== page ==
I believe that Boingo uses this approach, and this seems much simpler and less confusing.

Arguments against cellular authentication:

- First, you need a cell phone account.
- Switching cell phone provider means throwing away both your cell phone and your authentication key on your computer.
- Protocol conversion. You have go through two different networks.
- Cell phone providers have a very closed network architecture.
- The cell phone provider must have an access agreement with the Wi-Fi provider.

The last point is true for a pure IP solution; however, a company-like Boingo has this as their primary focus. Cell phone providers will start having turf wars between Wi-Fi access and 3G access. That is, the people installing 3G base stations are not going to easily allow Wi-Fi access points in the same coverage area.

Just a few thoughts!!!! Good thing that I am not in either of these businesses.

joset01 12/4/2012 | 9:14:40 PM
re: Nortel Romances Roaming GLW wrote: "Does any OEM provide commercial grade "seamless roaming" with session, macro-mobility, common authentication and billing mechanism across Wi-Fi and 2.5/3G/proprietary network?"

Not that I know of, does anyone know any different? Lucent and Nokia have definitely talked about it in the past, but that's all I've heard so far: talk.

GLW wrote: "Why would Nortel partner with a 30 person company for key software? Are these guys that good?"

They've also done a WLAN/WWAN implementation for Rogers AT&T in Canada, so they might have some answers. I'm on it....

DJ Unstrung



joset01 12/4/2012 | 9:14:39 PM
re: Nortel Romances Roaming Why use the cellular network for authentication?

Well, I think that it is all about the carriers wanting to lock their customers into their WLAN service (when it arrives!) and not having them use a separate WLAN service - having all charges on one bill is an attractive proposition, especially for corporate customers I think.

DJ Unstrung
wonderfull 12/4/2012 | 9:14:35 PM
re: Nortel Romances Roaming Nokia was the 1st to announce a dual technology solution..but not sure where they are.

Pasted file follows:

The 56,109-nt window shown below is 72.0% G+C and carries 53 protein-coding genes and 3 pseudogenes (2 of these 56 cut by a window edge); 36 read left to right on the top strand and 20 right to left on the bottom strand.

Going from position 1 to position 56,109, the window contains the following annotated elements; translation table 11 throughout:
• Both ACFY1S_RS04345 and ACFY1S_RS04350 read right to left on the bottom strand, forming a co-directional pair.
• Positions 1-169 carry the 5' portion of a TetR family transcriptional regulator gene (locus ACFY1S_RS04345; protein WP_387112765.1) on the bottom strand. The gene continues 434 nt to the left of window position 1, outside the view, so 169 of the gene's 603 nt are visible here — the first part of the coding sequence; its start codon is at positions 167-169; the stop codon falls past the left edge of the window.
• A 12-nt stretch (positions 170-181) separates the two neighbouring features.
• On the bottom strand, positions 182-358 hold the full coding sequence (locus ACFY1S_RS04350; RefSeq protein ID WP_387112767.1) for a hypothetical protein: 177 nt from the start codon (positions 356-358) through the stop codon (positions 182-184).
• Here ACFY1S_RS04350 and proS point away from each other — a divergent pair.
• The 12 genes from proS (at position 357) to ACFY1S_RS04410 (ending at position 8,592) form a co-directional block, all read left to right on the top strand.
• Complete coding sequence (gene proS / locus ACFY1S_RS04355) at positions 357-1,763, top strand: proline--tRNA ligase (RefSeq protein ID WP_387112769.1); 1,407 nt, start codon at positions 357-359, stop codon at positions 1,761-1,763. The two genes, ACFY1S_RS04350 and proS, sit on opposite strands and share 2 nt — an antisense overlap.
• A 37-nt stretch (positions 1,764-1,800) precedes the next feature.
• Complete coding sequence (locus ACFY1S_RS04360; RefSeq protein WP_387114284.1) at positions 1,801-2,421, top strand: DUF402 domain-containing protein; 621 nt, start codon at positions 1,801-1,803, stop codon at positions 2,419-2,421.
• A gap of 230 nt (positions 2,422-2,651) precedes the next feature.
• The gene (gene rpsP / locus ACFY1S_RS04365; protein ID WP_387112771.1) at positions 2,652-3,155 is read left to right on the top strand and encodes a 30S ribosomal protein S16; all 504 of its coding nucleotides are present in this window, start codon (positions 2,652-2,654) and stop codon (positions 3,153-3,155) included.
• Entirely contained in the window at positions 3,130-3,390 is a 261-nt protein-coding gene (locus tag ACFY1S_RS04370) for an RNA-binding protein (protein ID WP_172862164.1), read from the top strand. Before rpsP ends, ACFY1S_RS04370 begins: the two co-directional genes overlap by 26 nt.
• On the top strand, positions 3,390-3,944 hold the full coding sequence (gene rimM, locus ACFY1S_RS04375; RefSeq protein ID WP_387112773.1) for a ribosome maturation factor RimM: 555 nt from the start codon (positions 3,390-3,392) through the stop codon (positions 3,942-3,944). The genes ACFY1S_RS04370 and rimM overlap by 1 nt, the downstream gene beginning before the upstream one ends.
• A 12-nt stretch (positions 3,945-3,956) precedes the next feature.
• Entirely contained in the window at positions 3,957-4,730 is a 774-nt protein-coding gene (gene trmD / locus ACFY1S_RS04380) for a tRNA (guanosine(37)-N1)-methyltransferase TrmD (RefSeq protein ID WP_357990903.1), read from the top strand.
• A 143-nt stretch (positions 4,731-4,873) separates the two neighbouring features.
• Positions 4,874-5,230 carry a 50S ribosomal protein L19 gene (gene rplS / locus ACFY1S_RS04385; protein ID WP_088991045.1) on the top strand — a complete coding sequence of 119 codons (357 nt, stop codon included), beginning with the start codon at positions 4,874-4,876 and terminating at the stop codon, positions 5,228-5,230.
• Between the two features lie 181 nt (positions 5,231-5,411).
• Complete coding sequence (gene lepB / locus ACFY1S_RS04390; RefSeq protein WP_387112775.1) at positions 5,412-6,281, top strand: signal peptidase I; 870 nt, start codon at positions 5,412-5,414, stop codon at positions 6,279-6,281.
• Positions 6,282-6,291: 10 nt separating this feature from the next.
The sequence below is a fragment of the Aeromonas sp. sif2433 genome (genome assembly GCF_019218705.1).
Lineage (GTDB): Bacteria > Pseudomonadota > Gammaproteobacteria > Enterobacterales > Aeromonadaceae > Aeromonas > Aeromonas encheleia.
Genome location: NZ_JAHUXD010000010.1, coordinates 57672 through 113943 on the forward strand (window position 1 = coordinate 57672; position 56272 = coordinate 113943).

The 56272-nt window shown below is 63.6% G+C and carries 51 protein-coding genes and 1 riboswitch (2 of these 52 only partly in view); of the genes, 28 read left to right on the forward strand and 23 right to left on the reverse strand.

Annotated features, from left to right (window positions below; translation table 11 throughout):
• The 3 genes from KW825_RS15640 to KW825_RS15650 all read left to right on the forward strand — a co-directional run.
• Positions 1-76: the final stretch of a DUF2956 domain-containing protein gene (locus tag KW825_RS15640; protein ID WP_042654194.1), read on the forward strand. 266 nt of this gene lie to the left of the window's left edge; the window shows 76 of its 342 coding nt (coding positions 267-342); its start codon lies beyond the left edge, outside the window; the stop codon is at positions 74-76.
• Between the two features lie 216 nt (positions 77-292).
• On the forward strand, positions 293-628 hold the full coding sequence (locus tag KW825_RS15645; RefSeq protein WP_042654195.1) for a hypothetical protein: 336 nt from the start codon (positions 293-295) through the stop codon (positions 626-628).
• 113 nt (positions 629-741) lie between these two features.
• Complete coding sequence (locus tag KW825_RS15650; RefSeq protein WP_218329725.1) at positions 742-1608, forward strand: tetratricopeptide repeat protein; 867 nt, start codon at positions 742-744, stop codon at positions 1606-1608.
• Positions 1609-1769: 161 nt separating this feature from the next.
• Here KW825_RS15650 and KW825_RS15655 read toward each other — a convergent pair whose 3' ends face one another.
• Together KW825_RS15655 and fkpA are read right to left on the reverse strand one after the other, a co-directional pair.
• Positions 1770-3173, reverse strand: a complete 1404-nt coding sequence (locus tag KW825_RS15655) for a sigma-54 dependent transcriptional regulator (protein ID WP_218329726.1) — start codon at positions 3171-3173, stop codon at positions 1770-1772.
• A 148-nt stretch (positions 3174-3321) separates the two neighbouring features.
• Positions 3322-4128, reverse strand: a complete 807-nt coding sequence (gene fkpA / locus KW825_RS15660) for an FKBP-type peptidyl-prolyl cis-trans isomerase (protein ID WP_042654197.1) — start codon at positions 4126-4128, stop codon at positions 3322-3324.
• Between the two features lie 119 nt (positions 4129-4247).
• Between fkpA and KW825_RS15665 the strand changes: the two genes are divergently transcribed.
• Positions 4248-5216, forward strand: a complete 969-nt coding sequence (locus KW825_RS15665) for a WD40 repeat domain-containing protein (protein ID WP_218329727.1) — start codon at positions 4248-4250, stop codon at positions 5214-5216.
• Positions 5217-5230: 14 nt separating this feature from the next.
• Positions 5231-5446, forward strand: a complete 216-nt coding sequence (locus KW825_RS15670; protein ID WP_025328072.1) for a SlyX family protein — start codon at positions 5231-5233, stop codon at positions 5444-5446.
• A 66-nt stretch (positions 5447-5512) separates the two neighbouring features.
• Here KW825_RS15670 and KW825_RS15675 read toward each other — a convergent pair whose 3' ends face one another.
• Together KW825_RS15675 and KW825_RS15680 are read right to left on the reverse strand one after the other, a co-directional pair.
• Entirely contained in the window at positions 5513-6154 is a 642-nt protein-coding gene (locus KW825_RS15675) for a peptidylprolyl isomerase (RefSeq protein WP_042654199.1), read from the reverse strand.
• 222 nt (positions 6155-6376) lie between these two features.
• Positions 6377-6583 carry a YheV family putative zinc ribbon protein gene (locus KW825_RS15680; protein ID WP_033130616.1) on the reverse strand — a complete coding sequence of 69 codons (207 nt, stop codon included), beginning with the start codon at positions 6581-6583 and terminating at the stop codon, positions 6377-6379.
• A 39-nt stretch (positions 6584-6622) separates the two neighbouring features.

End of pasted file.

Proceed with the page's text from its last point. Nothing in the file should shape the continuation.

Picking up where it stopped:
Motorola has a handset with integrated Wi-Fi.

Dan> They've also done a WLAN/WWAN implementation for Rogers AT&T in Canada, so they might have some answers. I'm on it....

Hmm. Rogers has migrated from TDMA to GSM/GPRS so this makes sense.

Any idea/insight into handoff latency between
Wi-Fi and 2.5/3G/Proprietary systems?

joset01 12/4/2012 | 9:14:31 PM
re: Nortel Romances Roaming Qualcomm is also working on a x1 RTT/WLAN card. The problem is I can't get any sense when any of this stuff will actually be available...

Checking into the latency stuff, but my time is kind of taken up with Cometa/Project Rainbow stuff today, so I probably won't have anything before next week, although obviously its an intersting question.

DJ Unstrung
bitsarebits 12/4/2012 | 9:14:28 PM
re: Nortel Romances Roaming I apologized this is an off topic question, but,
I guess more people will read the thread.

Can anyone tell me where to buy GSM modem
which is used on transmitter side (not on mobile station side). Be specifically, we are looking for GSM modems, which implement layer 1 and
layer 2 functions of a BTS.

Does anyone have ideas where to buy it ? We are looking for an reasonable quantity.

Thanks in advance.
spc_myles_telos 12/4/2012 | 9:13:45 PM
re: Nortel Romances Roaming Ever try going to a hotel, running their Ethernet access ports to your laptop and then using the application. Say your VPN application doesn't work because their NAT/FW doesn't have the rule set. So that means you're back to rolling out some RJ-11 and plugging into that phoneset.

Keep your Ethernet link up. Log into your ISP and then what happens. There's an application failover to the dialup link.

The OS is responsible for that.

I would surmise that similar methods would be used to achieve WLAN/1X and WLAN/GPRS switchover...Add in Mobile-IP and maybe it will work even better.

Would be great if unstrung could get some info on how this roaming works out!

M.

spc_myles_telos 12/4/2012 | 9:13:44 PM
re: Nortel Romances Roaming Because at the end of the day, it would save you a TON of $$$ spent on billing mediation and account correlation. While this can be done, it makes sense for any operator to integrate the two.

Also, the most prized possession for operators (besides frequency, MHz) is the actual subscriber record. So the IMSI.

That's why solutions from Mobility Networks, Adjungo, WeRoam and Transat should make inroads.

Even for an MVNO operator, who doesn't own spectrum, they can take their brand, and setup WLAN access points strategically to encourage data use, via their WLAN, also then maybe get the GPRS/1X side going such that the data flow increases.

Several advantages to do these things!

M.
futureisbright 12/4/2012 | 9:13:35 PM
re: Nortel Romances Roaming customary Nortel male bovine excrement.

Seamless in implementation, but not "temporally"

market question vs technical question

to inhale, or not to inhale, that is the question!!